source: project/utf8/utf8.html @ 7850

Last change on this file since 7850 was 7850, checked in by Kon Lovett, 12 years ago

Split into sep installed extn. Stops the "redefined variable" msgs from utf8-srfi-13.

File size: 12.3 KB
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1<html><head><title>utf8</title>
2
3<style type="text/css">
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25</style></head>
26  <body>
27
28<center><img src="egg.jpg"></center>
29<center><a href="index.html">back</a></center>
30
31<h2>utf8</h2>
32
33<h3>Description:</h3>
34
35Unicode support
36
37<h3>Author:</h3>
38Alex Shinn
39
40<h3>Version:</h3>
41<ul>
42<li>1.14 Split modules into separate extensions. [Kon Lovett]</li>
43<li>1.13 Removed read/write-byte definition. [Kon Lovett]</li>
44<li>1.12 </li>
45<li>1.11 Fixed misspelled variables, '\' in string, added imports/exports [Kon Lovett]</li>
46<li>1.1
47Fixed platform-issue with case-map [Thanks to Kon Lovett and Alex Shinn]; seperated
48SRFI-13 and SRFI-14 parts into separate extensions</li>
49<li>1.0</li>
50</ul>
51
52<h3>Usage:</h3>
53<pre>(require-extension utf8)
54</pre>
55
56<h3>Requires:</h3>
57<a href="iset.html"><code>iset</code></a> and <a href="syntax-case.html">syntax-case</a>
58
59<h3>Download:</h3>
60<a href="utf8.egg">utf8.egg</a>
61
62<h3>Documentation:</h3>
63
64<p>USAGE
65
66<p>To make your code Unicode aware, just do the following:
67
68<pre>
69  (require-extension utf8)
70  (module mymodule ()
71    (import utf8)
72
73    ... ; unicode-aware code
74
75    )
76</pre>
77
78<p>then all core, extra and regex string operations will be
79Unicode aware.  <code>string-length</code> will return the number of codepoints,
80not the number of bytes, <code>string-ref</code> will index by codepoints and
81return a char with an integer value up to 2^21, regular expressions
82will match single codepoints rather than bytes and understand Unicode
83character classes, etc.
84
85<p>Strings are still native strings and may be passed to external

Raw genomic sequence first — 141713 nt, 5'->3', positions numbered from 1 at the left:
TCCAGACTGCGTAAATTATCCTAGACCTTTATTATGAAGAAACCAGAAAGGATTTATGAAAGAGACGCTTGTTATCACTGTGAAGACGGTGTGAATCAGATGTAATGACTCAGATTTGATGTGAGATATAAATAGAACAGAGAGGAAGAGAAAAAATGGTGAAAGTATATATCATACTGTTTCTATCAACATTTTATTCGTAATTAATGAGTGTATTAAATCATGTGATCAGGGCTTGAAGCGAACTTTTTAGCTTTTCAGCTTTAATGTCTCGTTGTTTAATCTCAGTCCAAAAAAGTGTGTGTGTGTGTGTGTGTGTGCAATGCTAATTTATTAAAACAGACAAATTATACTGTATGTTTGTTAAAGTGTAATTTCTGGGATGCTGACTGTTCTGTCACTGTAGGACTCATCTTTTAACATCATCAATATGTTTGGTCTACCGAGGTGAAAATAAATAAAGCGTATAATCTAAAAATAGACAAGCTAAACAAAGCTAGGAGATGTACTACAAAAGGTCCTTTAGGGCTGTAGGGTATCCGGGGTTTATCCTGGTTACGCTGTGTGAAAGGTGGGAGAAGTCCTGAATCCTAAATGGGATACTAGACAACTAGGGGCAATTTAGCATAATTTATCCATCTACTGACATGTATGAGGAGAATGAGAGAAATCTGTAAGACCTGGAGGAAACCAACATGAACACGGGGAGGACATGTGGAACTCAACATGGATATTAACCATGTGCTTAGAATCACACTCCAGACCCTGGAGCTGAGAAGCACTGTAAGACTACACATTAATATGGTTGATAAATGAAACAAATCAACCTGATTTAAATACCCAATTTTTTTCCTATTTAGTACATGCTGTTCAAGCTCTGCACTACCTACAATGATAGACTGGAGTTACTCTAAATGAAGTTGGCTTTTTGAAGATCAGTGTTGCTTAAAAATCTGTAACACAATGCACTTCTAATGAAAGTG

86libraries (either Scheme or foreign) perfectly safely.  Libraries
87that do parsing invariably do so on ASCII character boundaries and
88are thus guaranteed to be compatible.  Libraries that reference
89strings by index would need to be modified with a UTF-8 version.
90Currently all existing eggs are UTF-8 safe to my knowledge.
91
92<p>Alternately, you may import utf8 at the top-level:
93
94<pre>
95  ; require modules using byte-semantics
96  ...
97  (require-extension utf8)
98  (import utf8)
99  ...
100  ; require modules using utf8-semantics
101  ...
102  ; unicode-aware code
103</pre>
104
105<p>By importing directly into the top-level, any subsequently loaded
106code will also use Unicode-aware semantics, even if it was not
107written with Unicode in mind.  This is more powerful but slightly
108less safe, since third party units may make assumptions about
109character ranges or string size.
110
111<p>To use Unicode-aware SRFI-13 and SRFI-14 using UTF-8 semantics:
112
113<pre>
114  (require-extension utf8-srfi-13)
115  (module ()
116    (import utf8-srfi-13)
117
118    ... ; unicode-aware SRFI-13
119    )
120
121  (require-extension utf8-srfi-14)
122  (module ()
123    (import utf8-srfi-14)
124
125     ... ; unicode-capable SRFI-14
126    )
127</pre>
128
129<p>The SRFI-14 module provides an alternative to the standard Chicken SRFI-14.
130As a pure superset which handles arbitrary-sized characters it should
131be usable as a drop-in replacement.  The only aspect related to UTF-8
132is STRING->CHAR-SET assumes the string is UTF-8 encoded.
133
134<p>UNICODE CHAR-SETS
135
136<p>The default SRFI-14 char-sets are defined using ASCII-only
137characters, since this is both useful and lighter-weight.  To obtain
138full Unicode char-set definitions, use the char-set unit:
139
140<pre>
141  (require-extension char-set)
142</pre>
143
144<p>The following char-sets are provided based on the Unicode properties:
145
146<pre>
147  char-set:alphabetic
148  char-set:arabic
149  char-set:armenian
150  char-set:ascii-hex-digit
151  char-set:bengali
152  char-set:bidi-control
153  char-set:bopomofo
154  char-set:braille
155  char-set:buhid
156  char-set:canadian-aboriginal
157  char-set:cherokee
158  char-set:common
159  char-set:cypriot
160  char-set:cyrillic
161  char-set:dash
162  char-set:default-ignorable-code-point
163  char-set:deprecated
164  char-set:deseret
165  char-set:devanagari
166  char-set:diacritic
167  char-set:ethiopic